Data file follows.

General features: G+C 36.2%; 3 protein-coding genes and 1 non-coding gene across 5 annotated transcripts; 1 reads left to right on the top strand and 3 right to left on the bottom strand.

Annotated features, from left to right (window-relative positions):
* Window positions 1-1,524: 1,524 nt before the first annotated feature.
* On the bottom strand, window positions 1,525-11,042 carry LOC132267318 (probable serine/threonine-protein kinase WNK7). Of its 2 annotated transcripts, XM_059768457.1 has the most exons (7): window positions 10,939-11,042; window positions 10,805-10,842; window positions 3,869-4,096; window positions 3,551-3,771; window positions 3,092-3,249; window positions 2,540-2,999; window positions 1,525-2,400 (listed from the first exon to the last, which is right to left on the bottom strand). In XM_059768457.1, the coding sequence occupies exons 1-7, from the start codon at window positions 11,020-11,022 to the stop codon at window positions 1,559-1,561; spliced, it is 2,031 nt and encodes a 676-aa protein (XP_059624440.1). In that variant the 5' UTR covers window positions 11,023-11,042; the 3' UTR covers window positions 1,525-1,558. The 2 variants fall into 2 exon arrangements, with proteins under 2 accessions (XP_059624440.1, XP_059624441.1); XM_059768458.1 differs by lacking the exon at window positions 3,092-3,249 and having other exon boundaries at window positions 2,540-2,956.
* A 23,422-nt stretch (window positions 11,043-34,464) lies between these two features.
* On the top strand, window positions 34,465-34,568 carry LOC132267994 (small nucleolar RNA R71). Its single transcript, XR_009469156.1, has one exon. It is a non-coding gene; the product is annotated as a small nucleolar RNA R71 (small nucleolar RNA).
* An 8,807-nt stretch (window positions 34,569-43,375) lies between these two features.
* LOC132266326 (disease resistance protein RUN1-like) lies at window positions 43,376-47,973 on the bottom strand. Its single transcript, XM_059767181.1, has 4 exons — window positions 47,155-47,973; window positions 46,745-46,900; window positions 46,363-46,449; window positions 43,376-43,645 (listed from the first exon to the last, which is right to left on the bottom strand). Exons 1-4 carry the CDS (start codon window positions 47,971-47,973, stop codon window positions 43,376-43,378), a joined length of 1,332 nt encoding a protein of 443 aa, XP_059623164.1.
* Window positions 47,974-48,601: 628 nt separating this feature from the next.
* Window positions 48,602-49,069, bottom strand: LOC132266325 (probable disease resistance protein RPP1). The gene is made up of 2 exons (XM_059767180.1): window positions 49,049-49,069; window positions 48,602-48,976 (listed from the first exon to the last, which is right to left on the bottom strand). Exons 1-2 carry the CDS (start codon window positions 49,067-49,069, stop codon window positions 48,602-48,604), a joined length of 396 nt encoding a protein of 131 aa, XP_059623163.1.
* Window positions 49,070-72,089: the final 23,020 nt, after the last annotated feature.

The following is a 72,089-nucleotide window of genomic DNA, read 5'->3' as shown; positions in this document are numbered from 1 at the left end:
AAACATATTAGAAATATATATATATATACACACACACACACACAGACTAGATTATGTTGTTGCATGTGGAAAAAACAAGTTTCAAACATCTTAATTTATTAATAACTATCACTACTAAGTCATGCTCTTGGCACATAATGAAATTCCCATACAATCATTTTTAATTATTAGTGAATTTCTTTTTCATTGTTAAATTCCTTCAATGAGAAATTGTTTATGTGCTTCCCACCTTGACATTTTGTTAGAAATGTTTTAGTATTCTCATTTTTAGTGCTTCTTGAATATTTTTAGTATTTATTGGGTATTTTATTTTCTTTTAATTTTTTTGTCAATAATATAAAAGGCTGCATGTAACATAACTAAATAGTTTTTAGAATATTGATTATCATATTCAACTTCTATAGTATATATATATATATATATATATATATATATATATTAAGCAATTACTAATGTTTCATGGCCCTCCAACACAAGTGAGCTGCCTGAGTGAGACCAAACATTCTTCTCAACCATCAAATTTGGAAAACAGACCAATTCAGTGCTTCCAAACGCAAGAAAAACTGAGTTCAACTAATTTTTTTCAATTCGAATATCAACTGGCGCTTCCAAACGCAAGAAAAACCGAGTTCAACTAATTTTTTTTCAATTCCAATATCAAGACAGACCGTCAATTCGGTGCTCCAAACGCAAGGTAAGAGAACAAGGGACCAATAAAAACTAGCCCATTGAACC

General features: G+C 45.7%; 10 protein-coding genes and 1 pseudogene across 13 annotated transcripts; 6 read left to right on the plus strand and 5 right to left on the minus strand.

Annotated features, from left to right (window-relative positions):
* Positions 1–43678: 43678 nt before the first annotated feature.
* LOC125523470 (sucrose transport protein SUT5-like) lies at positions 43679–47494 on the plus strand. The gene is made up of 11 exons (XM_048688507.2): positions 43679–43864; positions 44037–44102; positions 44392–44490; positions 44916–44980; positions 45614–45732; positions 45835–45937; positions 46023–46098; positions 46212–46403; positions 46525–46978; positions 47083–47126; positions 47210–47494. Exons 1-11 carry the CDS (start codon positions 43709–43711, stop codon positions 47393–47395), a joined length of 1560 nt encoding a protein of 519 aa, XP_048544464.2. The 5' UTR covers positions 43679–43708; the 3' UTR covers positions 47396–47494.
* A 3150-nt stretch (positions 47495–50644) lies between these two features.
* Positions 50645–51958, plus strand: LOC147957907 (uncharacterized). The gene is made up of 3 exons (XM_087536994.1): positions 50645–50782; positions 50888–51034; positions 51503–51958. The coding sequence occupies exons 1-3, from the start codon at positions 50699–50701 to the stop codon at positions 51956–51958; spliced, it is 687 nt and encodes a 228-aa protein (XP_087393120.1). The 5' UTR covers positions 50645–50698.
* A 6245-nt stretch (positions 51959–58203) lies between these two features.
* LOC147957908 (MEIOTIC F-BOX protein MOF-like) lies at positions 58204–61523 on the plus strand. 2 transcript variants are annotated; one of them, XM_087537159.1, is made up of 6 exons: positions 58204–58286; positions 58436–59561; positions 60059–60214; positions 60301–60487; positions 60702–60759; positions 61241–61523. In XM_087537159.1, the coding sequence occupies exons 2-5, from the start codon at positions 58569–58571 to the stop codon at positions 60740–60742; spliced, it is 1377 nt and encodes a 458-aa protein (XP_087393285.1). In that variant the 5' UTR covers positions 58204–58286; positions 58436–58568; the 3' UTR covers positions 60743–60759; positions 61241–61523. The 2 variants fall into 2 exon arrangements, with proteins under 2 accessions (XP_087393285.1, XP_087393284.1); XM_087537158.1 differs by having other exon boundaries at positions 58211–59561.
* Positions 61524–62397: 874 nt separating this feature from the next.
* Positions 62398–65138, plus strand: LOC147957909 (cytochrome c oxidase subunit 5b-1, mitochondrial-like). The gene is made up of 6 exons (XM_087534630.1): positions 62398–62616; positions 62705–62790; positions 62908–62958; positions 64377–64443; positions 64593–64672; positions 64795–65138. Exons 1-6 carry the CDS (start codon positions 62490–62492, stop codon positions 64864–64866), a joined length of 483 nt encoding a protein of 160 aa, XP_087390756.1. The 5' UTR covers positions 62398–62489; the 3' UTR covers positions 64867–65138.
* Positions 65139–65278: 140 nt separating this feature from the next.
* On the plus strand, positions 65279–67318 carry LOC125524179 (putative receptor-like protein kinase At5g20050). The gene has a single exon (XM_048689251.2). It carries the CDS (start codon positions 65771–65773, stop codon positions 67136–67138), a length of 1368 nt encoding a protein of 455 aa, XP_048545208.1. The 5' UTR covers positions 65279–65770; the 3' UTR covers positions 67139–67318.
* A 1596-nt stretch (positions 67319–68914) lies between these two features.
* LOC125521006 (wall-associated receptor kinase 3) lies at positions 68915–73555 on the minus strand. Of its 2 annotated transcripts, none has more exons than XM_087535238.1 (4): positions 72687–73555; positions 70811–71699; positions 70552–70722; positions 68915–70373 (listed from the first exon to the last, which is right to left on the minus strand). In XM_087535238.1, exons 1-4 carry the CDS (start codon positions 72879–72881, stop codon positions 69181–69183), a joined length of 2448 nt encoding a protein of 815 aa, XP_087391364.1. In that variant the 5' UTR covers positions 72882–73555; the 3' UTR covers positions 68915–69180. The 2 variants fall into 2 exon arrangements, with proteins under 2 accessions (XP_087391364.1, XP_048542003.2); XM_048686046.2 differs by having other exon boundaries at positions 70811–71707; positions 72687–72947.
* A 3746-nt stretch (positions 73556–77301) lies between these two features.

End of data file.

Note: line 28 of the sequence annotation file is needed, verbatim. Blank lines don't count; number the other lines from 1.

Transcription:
* A 3746-nt stretch (positions 73556–77301) lies between these two features.